The contestants of Deathrow Gameshow are not humanized in the manner that is seen in those other films. They have no names, only referred to by numbers. When Chuck is asked if he remembers a past player, his memory only gets triggered when it’s mentioned how he was killed on the show. This is not limited to the game show, as one of the commercials features a prisoner as a test subject for rat poison. Furthermore, no real histories are given and it is never specified whether any may be innocent of the crimes they were sentenced for.
That is until Luigi Pappalardo and his mother enter the story. Luigi is a mob hitman who’s out to avenge his boss Don Guido Spumoni, who was killed on Live or Die in a challenge where he had to avoid getting an erection while the show’s model Shanna Shallow did a lengthy striptease or else would be electrocuted. He managed not to get aroused during this, but as soon as Chuck put his hand on his shoulder in a congratulatory gesture, the contraption went off and he was fried. So not only was this powerful crime figure killed but he was humiliatingly outed as well.
Mama Pappalardo and Spumoni are played by the same (male) actor. This is rather fitting, as the former replaces the latter as Luigi’s motive for vengeance. He brings her to the studio (K-SIK) to get her on a different game show called Make Your Big Deal and dresses her in a black and white horizontal striped shirt, thinking that it will get her noticed and chosen for the show. It does, but for Live or Die. Her challenge there is to jump through flaming hoops while holding two cans of gasoline and then place the cans on a podium between candles, which she manages to do but the podium collapses and she is blown up. Ironically, she proves to be a more capable contestant than the actual death row inmates.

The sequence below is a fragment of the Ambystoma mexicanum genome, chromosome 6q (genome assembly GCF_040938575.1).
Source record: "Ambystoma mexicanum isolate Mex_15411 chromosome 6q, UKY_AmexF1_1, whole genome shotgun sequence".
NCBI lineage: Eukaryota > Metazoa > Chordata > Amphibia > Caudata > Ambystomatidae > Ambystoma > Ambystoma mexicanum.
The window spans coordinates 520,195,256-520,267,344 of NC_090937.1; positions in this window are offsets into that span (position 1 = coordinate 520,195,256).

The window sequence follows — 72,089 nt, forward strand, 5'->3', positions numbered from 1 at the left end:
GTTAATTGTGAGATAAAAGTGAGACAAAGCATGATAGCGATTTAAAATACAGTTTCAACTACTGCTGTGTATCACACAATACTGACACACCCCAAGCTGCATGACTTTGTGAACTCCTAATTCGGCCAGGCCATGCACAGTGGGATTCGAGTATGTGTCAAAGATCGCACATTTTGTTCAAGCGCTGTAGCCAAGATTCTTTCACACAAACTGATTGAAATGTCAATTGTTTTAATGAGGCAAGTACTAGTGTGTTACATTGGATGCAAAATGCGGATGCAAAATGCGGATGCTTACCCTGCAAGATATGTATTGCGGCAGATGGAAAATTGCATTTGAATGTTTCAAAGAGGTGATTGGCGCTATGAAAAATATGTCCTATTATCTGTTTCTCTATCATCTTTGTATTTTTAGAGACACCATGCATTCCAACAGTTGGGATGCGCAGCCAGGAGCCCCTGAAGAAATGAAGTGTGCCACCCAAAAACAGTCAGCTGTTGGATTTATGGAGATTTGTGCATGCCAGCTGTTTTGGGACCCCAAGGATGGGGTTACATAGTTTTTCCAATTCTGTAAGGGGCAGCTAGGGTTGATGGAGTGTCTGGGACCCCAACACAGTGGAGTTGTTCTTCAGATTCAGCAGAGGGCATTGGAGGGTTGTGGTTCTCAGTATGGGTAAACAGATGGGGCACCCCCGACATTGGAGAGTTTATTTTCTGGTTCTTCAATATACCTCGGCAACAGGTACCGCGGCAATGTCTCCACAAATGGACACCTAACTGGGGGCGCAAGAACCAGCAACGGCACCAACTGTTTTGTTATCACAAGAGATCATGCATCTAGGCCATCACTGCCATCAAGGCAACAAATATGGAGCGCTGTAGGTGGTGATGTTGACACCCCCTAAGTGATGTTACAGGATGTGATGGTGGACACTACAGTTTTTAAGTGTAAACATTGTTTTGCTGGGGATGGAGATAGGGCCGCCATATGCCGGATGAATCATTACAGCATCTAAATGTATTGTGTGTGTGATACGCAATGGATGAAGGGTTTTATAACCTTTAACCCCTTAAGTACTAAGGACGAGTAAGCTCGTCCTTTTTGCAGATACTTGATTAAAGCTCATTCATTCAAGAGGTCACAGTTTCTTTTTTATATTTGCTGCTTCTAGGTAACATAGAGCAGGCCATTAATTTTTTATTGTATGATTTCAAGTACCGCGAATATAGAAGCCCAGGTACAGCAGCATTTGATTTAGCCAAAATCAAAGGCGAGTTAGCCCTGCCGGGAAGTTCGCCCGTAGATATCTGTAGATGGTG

When Chuck realizes the error and Luigi discovers it, he then is forced to put Luigi on the show and then make certain that he fails to complete his task. However, he does not die and tries to finally take revenge on Chuck and Gloria by forcing them to complete the challenge he had, but is at last mortally wounded by Dinko in his attempt to commit a crime that would put him on death row. That wish won’t be granted though, since Luigi manages to shoot and kill him before dying. In essence, the show proves to be so well-loved that any attempt to stage a coup against it will be thwarted.
But what chiefly sets Deathrow Gameshow apart from the dystopian stories is that it is in fact not dystopian at all. The setting is the present, the same world as we know it. All the excess and debauchery that the 1980s became known for are front and center. A radio announcement says: “We’d like to remind our alcoholic friends out there not to drive while drinking – you could spill it.” When the other films set themselves in a far-off time and place, they become less linked to our reality. The audience just sees it as fantasy and not something that could legitimately happen or holds any relevance to the real world. But when the setting is immediate, there’s a tangibility to the picture.
Deathrow Gameshow is not a cautionary tale to warn about perverse sensibilities running rampant in the future. Its point is in illustrating how those exist in the present.